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Six years later, in a story that has all the ups, downs, twists, and turns of a good roller coaster, Bark is claiming victory for this special place!
Read the full story here:http://bark-out.org/content/how-bark-won-airstrip-timber-sale-victory
A federal district court sided with the BLM in spring of 2014 regarding our lawsuit on the Airstrip Timber Sale. Bark has appealed to the 9th Circuit Court of Appeals.
The court heard oral arguments Friday, November 22nd 2013, on Bark’s lawsuit challenging the Airstrip Timber Sale. Bark originally filed suit on September 13th, 2012, in response to the Salem District Bureau of Land Management’s (BLM) decision to approve the proposed Airstrip Timber Sale. Bark’s Staff Attorney Brenna Bell articulately argued our case before a Federal District Court judge. She contended that the BLM is violating its own Resource Management Plan (RMP) by constructing a mile of logging road that would result in the felling of two ancient snags in addition to a number of other snags throughout the project area. The timber sale proposes to cut these snags, or standing dead trees, (vital components of forest habitat) despite the fact that the BLM’s own documents state the area is snag-deficient and does not meet the minimum density of snags as mandated in its RMP. In other words, cutting snags will further compromise habitat for cavity nesting birds, bats, and other critters in an area that already suffers from a lack of this very habitat. The judge himself put our argument well when he said of the BLM’s failure to meet its snag requirement “…when you are already under, you can’t go any lower.”
Why has Bark taken an argument over dead trees all the way to court? Some context for the area will help. The Airstrip Timber Sale is the BLM’s proposal to log 207 acres of naturally regenerated forest just north of the Clackamas River in the popular recreation area of LaDee Flats. Anyone who visits the area can witness the toll years of use and abuse has taken on this piece of the Clackamas Watershed. Airstrip is surrounded by a checkerboard of recently clearcut private lands on one end, as well as 2,000 acres of recently logged Forest Service land on the other. Finally, LaDee Flats has been heavily used by off road vehicles for decades. When Bark groundtruthers walked the proposed timber sale, they found a small pocket of forest acting as an island of habitat in an area scarred by industrial logging. Decomposing trees and woody debris, including snags, are what distinguish a thriving forest ecosystem from a tree farm. Airstrip’s downed logs and snags, including two ancestral snags many hundred of years old, are unique remnants of what once blanketed the landscape, and cannot afford to be lost.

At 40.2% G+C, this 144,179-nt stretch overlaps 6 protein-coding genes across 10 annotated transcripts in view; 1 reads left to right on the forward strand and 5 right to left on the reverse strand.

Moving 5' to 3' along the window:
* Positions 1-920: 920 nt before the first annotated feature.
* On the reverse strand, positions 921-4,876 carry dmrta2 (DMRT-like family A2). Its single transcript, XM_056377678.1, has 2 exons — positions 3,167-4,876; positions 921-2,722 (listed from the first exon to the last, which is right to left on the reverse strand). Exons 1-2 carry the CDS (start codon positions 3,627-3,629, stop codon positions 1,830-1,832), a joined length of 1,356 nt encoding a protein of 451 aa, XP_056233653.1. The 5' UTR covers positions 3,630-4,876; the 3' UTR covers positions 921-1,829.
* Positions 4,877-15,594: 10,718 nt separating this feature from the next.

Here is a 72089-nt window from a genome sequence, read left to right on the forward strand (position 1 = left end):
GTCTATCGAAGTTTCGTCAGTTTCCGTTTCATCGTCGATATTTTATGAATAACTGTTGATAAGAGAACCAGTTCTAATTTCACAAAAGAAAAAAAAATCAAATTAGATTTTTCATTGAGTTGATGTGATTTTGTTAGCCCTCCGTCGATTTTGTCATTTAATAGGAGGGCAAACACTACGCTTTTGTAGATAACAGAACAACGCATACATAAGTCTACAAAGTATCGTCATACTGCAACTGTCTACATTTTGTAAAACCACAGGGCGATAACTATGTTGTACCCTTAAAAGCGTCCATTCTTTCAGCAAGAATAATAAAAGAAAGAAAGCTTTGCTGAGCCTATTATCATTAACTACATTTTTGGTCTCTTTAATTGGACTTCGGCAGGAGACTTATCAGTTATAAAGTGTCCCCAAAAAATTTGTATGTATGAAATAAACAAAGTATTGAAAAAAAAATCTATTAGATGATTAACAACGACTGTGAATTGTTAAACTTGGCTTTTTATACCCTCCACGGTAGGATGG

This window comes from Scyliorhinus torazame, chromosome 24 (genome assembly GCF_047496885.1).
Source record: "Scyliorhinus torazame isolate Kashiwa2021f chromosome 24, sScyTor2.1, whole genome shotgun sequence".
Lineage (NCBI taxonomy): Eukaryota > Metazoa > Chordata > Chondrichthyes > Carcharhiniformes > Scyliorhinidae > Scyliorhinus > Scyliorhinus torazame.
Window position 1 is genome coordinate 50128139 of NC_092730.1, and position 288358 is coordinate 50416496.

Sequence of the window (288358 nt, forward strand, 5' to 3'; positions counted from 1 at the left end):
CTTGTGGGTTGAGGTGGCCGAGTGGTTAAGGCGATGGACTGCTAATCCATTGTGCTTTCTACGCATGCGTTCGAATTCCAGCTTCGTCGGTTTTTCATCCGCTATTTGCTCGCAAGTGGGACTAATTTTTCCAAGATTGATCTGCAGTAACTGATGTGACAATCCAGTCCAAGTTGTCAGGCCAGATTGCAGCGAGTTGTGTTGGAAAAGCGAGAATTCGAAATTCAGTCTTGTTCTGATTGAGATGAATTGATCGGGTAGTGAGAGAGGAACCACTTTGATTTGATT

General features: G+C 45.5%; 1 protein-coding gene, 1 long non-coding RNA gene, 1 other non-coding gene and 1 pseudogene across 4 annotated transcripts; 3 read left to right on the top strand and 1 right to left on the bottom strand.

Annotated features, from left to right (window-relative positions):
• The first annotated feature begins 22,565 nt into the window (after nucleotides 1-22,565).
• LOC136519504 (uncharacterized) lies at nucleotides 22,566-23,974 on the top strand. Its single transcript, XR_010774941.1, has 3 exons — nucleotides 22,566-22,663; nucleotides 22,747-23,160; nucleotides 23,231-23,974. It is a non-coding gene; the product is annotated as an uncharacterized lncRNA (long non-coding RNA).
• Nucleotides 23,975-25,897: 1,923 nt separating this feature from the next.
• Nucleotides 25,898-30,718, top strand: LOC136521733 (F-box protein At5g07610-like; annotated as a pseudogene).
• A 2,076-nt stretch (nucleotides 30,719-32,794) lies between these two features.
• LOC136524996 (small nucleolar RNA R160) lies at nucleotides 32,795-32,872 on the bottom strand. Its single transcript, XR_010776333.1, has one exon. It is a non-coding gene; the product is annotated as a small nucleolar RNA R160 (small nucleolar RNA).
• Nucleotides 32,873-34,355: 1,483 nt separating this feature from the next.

From the beginning, Bark has maintained that our primary concern with the project is the construction of one mile of road and its impact on snags throughout the area. Furthermore, the road in question would access a mere 20 acres – only 10 percent of the entire timber sale! Bark has made it very clear that we would not challenge the timber sale and would drop our lawsuit if the BLM would re-route the location of this proposed road in a way that retains snags. So far, the BLM has refused to do so. We’ll provide updates on the judge’s ruling as soon as it is available able.
From Hwy 224, just out of Estacada towards Mt. Hood National Forest, turn left on Rd 4610 across from Promontory Park. The BLM unit begins about a mile down that road.